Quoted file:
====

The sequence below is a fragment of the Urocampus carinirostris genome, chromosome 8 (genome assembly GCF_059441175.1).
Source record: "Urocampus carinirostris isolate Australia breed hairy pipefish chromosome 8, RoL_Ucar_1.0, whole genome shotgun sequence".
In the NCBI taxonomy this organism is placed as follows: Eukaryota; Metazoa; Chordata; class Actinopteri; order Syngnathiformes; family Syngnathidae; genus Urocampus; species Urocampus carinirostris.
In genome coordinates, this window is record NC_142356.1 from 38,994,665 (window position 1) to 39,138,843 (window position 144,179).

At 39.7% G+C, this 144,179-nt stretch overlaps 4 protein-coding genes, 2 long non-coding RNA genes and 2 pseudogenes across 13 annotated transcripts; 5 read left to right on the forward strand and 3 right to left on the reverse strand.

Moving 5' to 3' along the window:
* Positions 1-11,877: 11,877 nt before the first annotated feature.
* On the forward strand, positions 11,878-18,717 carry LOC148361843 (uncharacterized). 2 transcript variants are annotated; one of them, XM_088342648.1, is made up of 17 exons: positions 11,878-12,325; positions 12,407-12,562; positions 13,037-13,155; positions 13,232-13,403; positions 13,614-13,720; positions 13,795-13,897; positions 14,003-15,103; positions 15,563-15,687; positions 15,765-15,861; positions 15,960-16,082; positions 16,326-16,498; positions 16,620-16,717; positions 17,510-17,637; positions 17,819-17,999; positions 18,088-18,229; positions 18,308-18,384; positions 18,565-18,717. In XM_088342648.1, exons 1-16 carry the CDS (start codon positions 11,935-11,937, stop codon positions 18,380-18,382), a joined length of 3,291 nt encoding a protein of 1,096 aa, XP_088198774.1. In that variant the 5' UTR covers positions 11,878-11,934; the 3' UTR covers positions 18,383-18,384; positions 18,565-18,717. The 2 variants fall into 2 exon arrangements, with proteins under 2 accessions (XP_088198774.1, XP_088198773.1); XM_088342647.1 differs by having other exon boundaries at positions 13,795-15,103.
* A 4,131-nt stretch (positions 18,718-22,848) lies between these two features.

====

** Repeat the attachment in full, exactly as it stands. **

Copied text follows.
The sequence below is a fragment of the Urocampus carinirostris genome, chromosome 8 (genome assembly GCF_059441175.1).
Source record: "Urocampus carinirostris isolate Australia breed hairy pipefish chromosome 8, RoL_Ucar_1.0, whole genome shotgun sequence".
In the NCBI taxonomy this organism is placed as follows: Eukaryota; Metazoa; Chordata; class Actinopteri; order Syngnathiformes; family Syngnathidae; genus Urocampus; species Urocampus carinirostris.
In genome coordinates, this window is record NC_142356.1 from 38,994,665 (window position 1) to 39,138,843 (window position 144,179).

At 39.7% G+C, this 144,179-nt stretch overlaps 4 protein-coding genes, 2 long non-coding RNA genes and 2 pseudogenes across 13 annotated transcripts; 5 read left to right on the forward strand and 3 right to left on the reverse strand.

Moving 5' to 3' along the window:
* Positions 1-11,877: 11,877 nt before the first annotated feature.
* On the forward strand, positions 11,878-18,717 carry LOC148361843 (uncharacterized). 2 transcript variants are annotated; one of them, XM_088342648.1, is made up of 17 exons: positions 11,878-12,325; positions 12,407-12,562; positions 13,037-13,155; positions 13,232-13,403; positions 13,614-13,720; positions 13,795-13,897; positions 14,003-15,103; positions 15,563-15,687; positions 15,765-15,861; positions 15,960-16,082; positions 16,326-16,498; positions 16,620-16,717; positions 17,510-17,637; positions 17,819-17,999; positions 18,088-18,229; positions 18,308-18,384; positions 18,565-18,717. In XM_088342648.1, exons 1-16 carry the CDS (start codon positions 11,935-11,937, stop codon positions 18,380-18,382), a joined length of 3,291 nt encoding a protein of 1,096 aa, XP_088198774.1. In that variant the 5' UTR covers positions 11,878-11,934; the 3' UTR covers positions 18,383-18,384; positions 18,565-18,717. The 2 variants fall into 2 exon arrangements, with proteins under 2 accessions (XP_088198774.1, XP_088198773.1); XM_088342647.1 differs by having other exon boundaries at positions 13,795-15,103.
* A 4,131-nt stretch (positions 18,718-22,848) lies between these two features.